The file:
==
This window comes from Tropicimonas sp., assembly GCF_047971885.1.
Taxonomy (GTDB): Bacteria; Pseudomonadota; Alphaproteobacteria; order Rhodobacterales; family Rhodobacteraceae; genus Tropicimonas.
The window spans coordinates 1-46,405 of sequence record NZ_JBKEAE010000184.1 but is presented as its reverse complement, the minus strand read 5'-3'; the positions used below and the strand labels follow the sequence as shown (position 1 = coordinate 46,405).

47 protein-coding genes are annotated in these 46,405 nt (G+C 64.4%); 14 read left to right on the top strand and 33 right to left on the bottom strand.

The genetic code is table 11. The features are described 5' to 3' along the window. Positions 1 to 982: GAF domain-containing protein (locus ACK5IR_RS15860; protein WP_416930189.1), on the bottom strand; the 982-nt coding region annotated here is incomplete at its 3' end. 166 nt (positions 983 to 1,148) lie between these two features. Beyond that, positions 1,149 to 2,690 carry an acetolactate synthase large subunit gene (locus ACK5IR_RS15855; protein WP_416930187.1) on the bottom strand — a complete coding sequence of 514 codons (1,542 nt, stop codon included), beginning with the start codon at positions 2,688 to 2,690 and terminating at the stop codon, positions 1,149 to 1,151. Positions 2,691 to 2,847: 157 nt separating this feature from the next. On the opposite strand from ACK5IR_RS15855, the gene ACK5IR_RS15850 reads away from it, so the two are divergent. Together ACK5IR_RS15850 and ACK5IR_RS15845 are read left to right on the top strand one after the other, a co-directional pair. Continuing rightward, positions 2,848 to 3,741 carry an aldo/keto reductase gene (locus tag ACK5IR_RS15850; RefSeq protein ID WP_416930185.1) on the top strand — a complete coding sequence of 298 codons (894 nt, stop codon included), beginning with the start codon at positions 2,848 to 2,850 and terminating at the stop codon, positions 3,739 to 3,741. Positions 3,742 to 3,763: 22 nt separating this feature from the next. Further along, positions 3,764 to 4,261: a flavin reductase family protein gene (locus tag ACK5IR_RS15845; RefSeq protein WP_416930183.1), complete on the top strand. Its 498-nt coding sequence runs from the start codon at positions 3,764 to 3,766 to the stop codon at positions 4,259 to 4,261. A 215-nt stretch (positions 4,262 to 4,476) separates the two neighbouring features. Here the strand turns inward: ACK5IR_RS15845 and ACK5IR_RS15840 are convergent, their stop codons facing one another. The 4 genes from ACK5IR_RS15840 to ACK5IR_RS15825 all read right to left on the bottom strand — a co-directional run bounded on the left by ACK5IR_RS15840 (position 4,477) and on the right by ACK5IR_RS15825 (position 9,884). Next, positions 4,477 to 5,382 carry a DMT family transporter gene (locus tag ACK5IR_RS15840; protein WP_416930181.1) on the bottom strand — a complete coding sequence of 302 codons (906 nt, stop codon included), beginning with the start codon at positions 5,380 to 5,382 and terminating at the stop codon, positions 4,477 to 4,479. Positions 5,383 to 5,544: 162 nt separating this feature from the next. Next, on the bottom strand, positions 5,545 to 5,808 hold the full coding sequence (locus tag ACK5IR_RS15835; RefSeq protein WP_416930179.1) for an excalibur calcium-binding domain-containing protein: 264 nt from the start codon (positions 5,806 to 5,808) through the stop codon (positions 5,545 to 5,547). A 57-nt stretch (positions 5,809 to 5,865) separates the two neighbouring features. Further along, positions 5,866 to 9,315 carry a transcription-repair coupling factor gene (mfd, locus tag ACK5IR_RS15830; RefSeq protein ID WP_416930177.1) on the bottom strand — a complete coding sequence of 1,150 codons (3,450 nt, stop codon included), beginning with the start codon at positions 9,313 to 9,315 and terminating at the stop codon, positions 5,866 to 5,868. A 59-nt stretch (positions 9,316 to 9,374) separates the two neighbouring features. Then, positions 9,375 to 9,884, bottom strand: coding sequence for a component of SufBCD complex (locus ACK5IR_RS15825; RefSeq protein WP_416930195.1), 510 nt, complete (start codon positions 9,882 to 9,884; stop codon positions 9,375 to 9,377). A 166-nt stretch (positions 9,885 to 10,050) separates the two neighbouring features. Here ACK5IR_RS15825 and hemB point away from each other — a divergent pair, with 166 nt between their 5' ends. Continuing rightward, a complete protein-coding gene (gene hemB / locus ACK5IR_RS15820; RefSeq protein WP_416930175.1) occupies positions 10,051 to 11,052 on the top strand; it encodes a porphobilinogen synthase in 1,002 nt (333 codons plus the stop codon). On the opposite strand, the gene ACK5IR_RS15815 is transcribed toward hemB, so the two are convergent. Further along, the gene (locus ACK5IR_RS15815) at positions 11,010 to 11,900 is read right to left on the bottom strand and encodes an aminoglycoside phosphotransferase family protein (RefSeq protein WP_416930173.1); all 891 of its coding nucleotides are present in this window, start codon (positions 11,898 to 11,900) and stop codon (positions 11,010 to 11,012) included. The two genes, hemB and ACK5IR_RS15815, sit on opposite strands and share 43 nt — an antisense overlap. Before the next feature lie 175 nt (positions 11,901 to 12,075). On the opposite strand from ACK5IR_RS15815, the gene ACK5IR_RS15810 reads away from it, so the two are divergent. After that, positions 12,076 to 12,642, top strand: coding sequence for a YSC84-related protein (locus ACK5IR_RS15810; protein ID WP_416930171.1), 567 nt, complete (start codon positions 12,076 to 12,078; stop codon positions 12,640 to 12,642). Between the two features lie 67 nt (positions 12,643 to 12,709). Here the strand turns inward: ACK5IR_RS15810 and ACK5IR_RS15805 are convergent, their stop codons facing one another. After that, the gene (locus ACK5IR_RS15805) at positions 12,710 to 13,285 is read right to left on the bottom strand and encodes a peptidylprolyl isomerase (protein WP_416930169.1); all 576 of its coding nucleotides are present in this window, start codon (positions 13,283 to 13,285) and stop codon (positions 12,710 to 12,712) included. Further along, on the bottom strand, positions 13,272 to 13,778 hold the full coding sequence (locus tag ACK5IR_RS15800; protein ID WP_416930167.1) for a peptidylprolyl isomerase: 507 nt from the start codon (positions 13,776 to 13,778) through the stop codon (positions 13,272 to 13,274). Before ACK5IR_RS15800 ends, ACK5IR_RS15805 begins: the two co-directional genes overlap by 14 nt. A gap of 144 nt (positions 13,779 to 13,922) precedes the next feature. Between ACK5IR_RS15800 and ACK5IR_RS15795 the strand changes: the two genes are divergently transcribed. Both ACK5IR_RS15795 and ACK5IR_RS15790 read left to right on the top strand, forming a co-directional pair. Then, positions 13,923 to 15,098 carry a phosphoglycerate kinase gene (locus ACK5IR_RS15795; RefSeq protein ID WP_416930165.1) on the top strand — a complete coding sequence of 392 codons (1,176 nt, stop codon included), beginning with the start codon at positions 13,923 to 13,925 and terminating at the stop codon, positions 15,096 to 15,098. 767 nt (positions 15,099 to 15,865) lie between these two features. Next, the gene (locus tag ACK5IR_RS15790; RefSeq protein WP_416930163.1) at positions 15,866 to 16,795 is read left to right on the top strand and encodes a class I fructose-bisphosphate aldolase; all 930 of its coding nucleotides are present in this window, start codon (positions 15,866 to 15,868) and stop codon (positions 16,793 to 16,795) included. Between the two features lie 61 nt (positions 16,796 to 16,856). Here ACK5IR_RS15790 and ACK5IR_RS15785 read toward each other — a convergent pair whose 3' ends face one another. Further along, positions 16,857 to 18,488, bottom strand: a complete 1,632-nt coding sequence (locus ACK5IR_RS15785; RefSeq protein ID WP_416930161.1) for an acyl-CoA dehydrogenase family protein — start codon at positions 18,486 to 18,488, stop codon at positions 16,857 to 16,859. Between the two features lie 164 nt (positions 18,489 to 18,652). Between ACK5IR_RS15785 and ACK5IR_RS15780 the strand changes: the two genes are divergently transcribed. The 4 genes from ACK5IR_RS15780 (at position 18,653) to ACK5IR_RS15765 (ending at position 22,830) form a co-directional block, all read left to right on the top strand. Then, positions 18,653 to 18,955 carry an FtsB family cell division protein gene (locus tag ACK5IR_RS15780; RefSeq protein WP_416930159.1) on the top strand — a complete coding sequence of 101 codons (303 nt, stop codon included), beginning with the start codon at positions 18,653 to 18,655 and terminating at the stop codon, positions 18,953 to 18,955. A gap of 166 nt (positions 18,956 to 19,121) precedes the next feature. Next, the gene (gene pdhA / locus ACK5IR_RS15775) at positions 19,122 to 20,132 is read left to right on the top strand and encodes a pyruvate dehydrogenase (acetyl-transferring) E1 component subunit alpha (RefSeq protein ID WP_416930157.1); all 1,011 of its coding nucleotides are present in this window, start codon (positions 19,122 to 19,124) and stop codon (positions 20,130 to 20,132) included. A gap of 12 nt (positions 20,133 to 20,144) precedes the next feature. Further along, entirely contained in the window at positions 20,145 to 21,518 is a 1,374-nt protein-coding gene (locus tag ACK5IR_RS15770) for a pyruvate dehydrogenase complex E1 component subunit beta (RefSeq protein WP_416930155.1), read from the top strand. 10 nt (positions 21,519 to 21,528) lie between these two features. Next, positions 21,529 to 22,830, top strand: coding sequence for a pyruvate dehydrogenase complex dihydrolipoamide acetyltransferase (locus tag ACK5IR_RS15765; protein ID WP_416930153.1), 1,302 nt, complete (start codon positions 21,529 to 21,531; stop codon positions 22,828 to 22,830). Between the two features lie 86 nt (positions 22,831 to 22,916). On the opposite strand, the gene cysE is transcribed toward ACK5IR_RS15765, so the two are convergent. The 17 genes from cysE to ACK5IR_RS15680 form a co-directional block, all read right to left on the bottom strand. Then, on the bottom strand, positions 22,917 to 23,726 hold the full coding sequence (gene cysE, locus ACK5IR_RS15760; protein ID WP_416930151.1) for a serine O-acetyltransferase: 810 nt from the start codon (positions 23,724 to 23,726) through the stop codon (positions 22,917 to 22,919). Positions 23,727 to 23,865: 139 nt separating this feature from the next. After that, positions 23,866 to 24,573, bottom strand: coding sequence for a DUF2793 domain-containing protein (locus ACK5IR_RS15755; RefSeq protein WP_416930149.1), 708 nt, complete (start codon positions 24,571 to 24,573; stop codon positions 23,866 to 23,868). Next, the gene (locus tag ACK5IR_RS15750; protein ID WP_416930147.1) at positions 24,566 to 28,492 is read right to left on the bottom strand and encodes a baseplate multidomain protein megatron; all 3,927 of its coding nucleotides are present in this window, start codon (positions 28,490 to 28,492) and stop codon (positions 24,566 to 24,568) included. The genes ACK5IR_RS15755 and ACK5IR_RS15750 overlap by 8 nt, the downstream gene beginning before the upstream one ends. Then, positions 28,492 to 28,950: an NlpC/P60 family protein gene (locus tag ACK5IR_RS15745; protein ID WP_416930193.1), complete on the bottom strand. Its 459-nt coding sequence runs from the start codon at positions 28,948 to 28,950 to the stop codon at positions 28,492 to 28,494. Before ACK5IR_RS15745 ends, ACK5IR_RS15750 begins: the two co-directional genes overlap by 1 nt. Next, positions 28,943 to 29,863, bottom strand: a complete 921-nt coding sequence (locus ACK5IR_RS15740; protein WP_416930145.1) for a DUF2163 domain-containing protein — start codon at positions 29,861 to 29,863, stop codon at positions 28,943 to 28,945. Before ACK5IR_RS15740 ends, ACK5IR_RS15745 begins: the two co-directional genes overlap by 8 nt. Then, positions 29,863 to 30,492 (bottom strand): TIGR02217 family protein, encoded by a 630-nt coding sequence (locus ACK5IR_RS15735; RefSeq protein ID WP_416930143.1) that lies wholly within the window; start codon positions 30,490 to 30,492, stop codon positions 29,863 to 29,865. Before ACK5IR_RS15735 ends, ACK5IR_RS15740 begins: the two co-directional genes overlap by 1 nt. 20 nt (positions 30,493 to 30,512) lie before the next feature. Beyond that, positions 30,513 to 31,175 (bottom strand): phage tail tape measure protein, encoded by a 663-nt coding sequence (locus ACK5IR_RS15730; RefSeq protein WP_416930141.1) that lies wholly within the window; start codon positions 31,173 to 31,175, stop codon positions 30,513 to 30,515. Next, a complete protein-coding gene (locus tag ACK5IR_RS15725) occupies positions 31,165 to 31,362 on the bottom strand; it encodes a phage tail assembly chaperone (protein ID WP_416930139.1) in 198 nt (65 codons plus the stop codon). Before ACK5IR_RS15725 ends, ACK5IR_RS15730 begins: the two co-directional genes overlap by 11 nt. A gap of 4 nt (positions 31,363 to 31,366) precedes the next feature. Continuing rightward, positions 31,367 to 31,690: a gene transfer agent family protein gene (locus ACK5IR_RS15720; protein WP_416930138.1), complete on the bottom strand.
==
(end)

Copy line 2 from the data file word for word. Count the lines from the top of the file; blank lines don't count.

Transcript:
Taxonomy (GTDB): Bacteria; Pseudomonadota; Alphaproteobacteria; order Rhodobacterales; family Rhodobacteraceae; genus Tropicimonas.